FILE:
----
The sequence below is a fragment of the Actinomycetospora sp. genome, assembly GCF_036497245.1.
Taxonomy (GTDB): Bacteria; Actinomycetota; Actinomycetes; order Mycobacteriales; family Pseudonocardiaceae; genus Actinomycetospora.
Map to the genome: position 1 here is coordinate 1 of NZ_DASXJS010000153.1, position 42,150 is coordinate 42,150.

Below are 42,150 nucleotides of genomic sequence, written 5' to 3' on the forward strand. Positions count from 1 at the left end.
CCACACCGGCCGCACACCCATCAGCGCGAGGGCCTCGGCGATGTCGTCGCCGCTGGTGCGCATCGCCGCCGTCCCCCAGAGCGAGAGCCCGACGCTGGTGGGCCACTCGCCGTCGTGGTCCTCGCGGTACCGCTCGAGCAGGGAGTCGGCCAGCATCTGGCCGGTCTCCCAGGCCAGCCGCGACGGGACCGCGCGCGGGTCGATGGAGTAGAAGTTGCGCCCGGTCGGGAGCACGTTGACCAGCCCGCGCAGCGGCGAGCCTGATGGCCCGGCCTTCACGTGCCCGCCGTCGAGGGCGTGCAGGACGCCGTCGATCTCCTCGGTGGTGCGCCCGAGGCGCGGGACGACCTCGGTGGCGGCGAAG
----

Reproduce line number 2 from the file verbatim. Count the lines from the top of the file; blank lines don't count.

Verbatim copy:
Taxonomy (GTDB): Bacteria; Actinomycetota; Actinomycetes; order Mycobacteriales; family Pseudonocardiaceae; genus Actinomycetospora.